Saturday, December 19, 2020

Free Release! ~ The Superhero Mega Anthology

Get it Here!

From now until the New Year, you can get yourself a free anthology of superhero stories both in print and illustrated. I'm included in this deal, which means you can get a free story of mine for no cost at all. This is a lot of content, but there are also quite a few deals inside!

It's been a long year, so why not end it with deluge of free content from creators who wish to entertain you? This is what escapism is for, after all. You deserve it.

Check out the description here:


  • Over 500 pages of independent superhero comics and prose!
  • Over $600 of giveaways, including a critique of YOUR work, posters, clothes, music, and of course, tons and tons of books!
  • A collection of hopes and dreams that cost well over $30,000 in artist work and writer time over more than 13,200 hours, compiled over the course of a YEAR
  • A massive tome that would cost over $100 in print at bookstores
  • A celebration of all skill levels, from professional artists who’ve worked for Marvel and an actual director of the Science Fiction Writers of America, to first-time creators drawing on their tablets
  • Comics ranging from black and white to full wild color
  • Yours to download free! Check it out \/

"Don’t forget, as you’re reading, at the end of every story in the anthology is a chance for you to win up to $600 of stuff. So definitely check out those good things, and click the links in the pdf!

"AND, if that’s not enough, you’ll also be sent special things in your email by artists and writers from the SUPERHERO MEGA ANTHOLOGY. We wanted this to be basically the best present ever to end what has been, for many people, a very rough year. Go ahead and take it, below. It’s a gift we want you to have. <3"

The story of mine you can get is Under Suspicion in Summerside from my book Someone is Aiming for You & Other Adventures. This was a story that was unfortunate to just miss being included in multiple other releases due to various issues, but now here it is where it can finally have its place to shine. And you can even read it for free!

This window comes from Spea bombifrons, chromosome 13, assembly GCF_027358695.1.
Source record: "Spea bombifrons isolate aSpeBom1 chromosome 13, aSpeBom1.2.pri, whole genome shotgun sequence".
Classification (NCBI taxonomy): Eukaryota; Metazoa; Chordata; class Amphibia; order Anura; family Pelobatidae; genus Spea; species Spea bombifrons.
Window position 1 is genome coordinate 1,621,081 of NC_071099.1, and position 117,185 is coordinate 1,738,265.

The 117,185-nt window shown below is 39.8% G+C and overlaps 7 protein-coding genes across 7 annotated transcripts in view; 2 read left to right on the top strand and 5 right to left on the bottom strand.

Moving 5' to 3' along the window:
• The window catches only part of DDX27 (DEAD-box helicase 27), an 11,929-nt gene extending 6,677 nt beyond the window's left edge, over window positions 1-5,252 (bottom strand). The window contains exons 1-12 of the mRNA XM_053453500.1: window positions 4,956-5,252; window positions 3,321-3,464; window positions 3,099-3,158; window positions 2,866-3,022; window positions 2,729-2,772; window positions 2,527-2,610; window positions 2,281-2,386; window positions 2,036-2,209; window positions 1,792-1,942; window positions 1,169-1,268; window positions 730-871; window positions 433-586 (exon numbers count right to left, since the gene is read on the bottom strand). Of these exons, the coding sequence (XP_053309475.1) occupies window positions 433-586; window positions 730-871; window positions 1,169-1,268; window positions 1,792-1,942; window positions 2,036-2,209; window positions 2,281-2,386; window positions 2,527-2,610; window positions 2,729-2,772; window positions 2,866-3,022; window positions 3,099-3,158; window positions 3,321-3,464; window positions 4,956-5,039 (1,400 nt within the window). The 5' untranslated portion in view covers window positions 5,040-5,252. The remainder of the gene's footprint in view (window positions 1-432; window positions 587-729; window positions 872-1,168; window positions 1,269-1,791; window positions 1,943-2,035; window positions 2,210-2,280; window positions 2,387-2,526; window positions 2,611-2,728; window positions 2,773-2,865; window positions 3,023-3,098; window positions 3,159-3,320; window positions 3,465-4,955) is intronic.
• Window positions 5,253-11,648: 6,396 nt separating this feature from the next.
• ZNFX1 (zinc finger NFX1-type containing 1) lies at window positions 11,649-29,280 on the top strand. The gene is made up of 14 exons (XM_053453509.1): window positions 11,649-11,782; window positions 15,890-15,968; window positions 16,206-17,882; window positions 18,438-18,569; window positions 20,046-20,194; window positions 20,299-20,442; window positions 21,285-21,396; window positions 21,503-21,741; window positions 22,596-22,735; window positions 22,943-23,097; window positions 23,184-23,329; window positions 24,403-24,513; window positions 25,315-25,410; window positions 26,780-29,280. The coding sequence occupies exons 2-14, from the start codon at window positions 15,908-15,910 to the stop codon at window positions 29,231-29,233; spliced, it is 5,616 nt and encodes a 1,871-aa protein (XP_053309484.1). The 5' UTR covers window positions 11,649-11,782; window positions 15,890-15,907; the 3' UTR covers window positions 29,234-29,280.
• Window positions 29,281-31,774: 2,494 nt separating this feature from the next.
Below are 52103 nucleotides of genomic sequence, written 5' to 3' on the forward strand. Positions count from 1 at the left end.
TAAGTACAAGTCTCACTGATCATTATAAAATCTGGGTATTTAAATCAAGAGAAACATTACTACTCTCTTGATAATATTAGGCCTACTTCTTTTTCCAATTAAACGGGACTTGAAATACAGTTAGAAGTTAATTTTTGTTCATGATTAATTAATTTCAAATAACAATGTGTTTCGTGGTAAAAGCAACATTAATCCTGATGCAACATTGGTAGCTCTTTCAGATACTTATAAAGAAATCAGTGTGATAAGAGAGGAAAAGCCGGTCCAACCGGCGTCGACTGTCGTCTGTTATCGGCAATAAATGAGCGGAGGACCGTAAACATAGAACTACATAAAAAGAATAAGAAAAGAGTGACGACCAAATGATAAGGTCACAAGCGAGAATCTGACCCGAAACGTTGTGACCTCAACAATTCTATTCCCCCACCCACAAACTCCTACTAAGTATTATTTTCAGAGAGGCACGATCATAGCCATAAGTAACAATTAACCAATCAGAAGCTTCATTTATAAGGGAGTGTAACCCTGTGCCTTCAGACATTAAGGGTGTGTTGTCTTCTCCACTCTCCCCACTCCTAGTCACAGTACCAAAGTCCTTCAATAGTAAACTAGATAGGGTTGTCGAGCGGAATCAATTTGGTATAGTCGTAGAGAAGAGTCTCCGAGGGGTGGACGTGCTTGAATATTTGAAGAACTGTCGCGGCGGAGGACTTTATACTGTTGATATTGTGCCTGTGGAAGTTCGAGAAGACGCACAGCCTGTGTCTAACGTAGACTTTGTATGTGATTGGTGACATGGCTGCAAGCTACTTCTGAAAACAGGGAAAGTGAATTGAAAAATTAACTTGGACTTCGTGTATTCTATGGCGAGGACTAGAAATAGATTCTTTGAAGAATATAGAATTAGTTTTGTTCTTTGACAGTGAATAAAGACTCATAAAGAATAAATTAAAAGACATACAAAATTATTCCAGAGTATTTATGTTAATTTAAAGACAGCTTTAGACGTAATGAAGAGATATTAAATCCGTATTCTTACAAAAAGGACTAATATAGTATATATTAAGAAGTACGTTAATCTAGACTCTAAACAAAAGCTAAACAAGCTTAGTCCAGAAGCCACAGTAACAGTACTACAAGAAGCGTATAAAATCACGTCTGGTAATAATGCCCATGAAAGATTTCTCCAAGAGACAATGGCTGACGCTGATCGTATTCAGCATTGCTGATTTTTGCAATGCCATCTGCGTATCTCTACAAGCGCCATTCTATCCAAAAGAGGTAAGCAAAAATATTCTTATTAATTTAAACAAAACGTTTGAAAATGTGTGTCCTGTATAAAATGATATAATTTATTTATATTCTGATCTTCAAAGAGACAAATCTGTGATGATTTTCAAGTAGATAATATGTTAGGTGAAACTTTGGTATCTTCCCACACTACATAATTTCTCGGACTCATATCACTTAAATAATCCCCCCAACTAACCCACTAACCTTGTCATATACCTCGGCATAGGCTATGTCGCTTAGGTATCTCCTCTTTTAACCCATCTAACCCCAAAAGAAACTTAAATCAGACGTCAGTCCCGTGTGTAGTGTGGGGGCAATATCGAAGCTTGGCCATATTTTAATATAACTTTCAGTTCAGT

When you download it and read to the end you can also find a raffle for a free copy of one of two books. Which ones? Read the anthology to find out! Remember: it's free! Not only me, but everyone else in the above anthology is offering free deals. You are getting quite the bang for your buck.

Once again, you can check out this free anthology here.


  1. Got the anthology; need to read it.

    I noted that a number of the extra freebies it had could be accessed free on Amazon etc. without entering my email on yet more lists to be inundated with ads, so I went that route. ;)

    A side question: you talk a lot about the relationship of an author and the readers--the author is obligated to produce something at bare minimum respectful, and if you're a pro you don't write "for yourself."

    What would you say the relationship is for free things? I saw a conversation to the effect that many webcomics quit because the author loses interest, but the authors should have the right to simply leave without a trace or explanation because the author owes the readers nothing. While it's hard to argue with "free product = no obligation," it still rankles me a bit. It seems the politest thing to do is to give some reason and then say "It's over." The counterargument to that was basically that fans can be pushy and saying anything could fuel the pushiness, so leaving without a trace is better.